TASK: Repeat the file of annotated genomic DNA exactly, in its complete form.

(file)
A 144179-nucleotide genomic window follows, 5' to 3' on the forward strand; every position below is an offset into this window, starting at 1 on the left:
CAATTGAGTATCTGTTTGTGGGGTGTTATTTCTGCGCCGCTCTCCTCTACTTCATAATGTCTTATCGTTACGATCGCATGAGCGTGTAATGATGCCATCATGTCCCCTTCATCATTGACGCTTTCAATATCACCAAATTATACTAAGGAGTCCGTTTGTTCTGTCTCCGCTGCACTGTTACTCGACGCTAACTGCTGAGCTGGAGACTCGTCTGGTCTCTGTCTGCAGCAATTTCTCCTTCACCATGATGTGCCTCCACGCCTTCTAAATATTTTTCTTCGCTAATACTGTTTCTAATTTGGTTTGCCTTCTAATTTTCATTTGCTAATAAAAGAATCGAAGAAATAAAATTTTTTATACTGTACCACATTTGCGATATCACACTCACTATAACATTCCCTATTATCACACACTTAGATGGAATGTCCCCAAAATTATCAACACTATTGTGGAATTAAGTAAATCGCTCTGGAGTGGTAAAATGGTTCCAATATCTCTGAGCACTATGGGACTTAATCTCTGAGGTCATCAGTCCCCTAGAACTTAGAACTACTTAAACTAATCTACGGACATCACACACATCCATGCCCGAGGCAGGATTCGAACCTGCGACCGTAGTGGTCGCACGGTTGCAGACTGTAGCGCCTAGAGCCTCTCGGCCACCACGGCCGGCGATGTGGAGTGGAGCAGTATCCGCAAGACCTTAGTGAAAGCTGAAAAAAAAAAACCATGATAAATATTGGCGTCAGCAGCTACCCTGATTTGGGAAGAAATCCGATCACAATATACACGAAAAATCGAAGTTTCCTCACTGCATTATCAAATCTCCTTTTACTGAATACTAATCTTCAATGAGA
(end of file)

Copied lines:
A 144179-nucleotide genomic window follows, 5' to 3' on the forward strand; every position below is an offset into this window, starting at 1 on the left:
CAATTGAGTATCTGTTTGTGGGGTGTTATTTCTGCGCCGCTCTCCTCTACTTCATAATGTCTTATCGTTACGATCGCATGAGCGTGTAATGATGCCATCATGTCCCCTTCATCATTGACGCTTTCAATATCACCAAATTATACTAAGGAGTCCGTTTGTTCTGTCTCCGCTGCACTGTTACTCGACGCTAACTGCTGAGCTGGAGACTCGTCTGGTCTCTGTCTGCAGCAATTTCTCCTTCACCATGATGTGCCTCCACGCCTTCTAAATATTTTTCTTCGCTAATACTGTTTCTAATTTGGTTTGCCTTCTAATTTTCATTTGCTAATAAAAGAATCGAAGAAATAAAATTTTTTATACTGTACCACATTTGCGATATCACACTCACTATAACATTCCCTATTATCACACACTTAGATGGAATGTCCCCAAAATTATCAACACTATTGTGGAATTAAGTAAATCGCTCTGGAGTGGTAAAATGGTTCCAATATCTCTGAGCACTATGGGACTTAATCTCTGAGGTCATCAGTCCCCTAGAACTTAGAACTACTTAAACTAATCTACGGACATCACACACATCCATGCCCGAGGCAGGATTCGAACCTGCGACCGTAGTGGTCGCACGGTTGCAGACTGTAGCGCCTAGAGCCTCTCGGCCACCACGGCCGGCGATGTGGAGTGGAGCAGTATCCGCAAGACCTTAGTGAAAGCTGAAAAAAAAAAACCATGATAAATATTGGCGTCAGCAGCTACCCTGATTTGGGAAGAAATCCGATCACAATATACACGAAAAATCGAAGTTTCCTCACTGCATTATCAAATCTCCTTTTACTGAATACTAATCTTCAATGAGA